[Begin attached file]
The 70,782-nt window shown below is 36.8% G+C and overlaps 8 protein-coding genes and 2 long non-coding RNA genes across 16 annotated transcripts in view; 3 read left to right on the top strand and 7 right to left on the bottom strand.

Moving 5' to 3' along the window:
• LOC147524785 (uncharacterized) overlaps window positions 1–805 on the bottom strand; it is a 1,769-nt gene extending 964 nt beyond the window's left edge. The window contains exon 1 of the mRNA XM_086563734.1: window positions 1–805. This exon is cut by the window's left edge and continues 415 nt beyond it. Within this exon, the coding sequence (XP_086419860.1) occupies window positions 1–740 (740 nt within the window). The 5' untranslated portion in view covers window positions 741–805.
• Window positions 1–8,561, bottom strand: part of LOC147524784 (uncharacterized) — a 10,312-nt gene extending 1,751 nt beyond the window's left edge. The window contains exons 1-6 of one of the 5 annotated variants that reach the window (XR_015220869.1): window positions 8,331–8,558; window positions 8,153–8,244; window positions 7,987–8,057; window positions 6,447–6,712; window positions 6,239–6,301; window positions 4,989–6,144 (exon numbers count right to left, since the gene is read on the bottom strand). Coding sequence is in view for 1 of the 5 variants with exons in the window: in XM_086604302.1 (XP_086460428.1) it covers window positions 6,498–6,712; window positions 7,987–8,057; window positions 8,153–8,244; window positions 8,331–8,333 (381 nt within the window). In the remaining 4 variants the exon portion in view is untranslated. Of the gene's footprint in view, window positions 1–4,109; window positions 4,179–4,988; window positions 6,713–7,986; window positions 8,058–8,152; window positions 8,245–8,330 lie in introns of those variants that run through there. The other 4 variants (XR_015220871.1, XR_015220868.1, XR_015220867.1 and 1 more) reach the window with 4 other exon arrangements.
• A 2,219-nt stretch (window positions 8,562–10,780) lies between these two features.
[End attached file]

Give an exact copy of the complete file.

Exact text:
The 70,782-nt window shown below is 36.8% G+C and overlaps 8 protein-coding genes and 2 long non-coding RNA genes across 16 annotated transcripts in view; 3 read left to right on the top strand and 7 right to left on the bottom strand.

Moving 5' to 3' along the window:
• LOC147524785 (uncharacterized) overlaps window positions 1–805 on the bottom strand; it is a 1,769-nt gene extending 964 nt beyond the window's left edge. The window contains exon 1 of the mRNA XM_086563734.1: window positions 1–805. This exon is cut by the window's left edge and continues 415 nt beyond it. Within this exon, the coding sequence (XP_086419860.1) occupies window positions 1–740 (740 nt within the window). The 5' untranslated portion in view covers window positions 741–805.
• Window positions 1–8,561, bottom strand: part of LOC147524784 (uncharacterized) — a 10,312-nt gene extending 1,751 nt beyond the window's left edge. The window contains exons 1-6 of one of the 5 annotated variants that reach the window (XR_015220869.1): window positions 8,331–8,558; window positions 8,153–8,244; window positions 7,987–8,057; window positions 6,447–6,712; window positions 6,239–6,301; window positions 4,989–6,144 (exon numbers count right to left, since the gene is read on the bottom strand). Coding sequence is in view for 1 of the 5 variants with exons in the window: in XM_086604302.1 (XP_086460428.1) it covers window positions 6,498–6,712; window positions 7,987–8,057; window positions 8,153–8,244; window positions 8,331–8,333 (381 nt within the window). In the remaining 4 variants the exon portion in view is untranslated. Of the gene's footprint in view, window positions 1–4,109; window positions 4,179–4,988; window positions 6,713–7,986; window positions 8,058–8,152; window positions 8,245–8,330 lie in introns of those variants that run through there. The other 4 variants (XR_015220871.1, XR_015220868.1, XR_015220867.1 and 1 more) reach the window with 4 other exon arrangements.
• A 2,219-nt stretch (window positions 8,562–10,780) lies between these two features.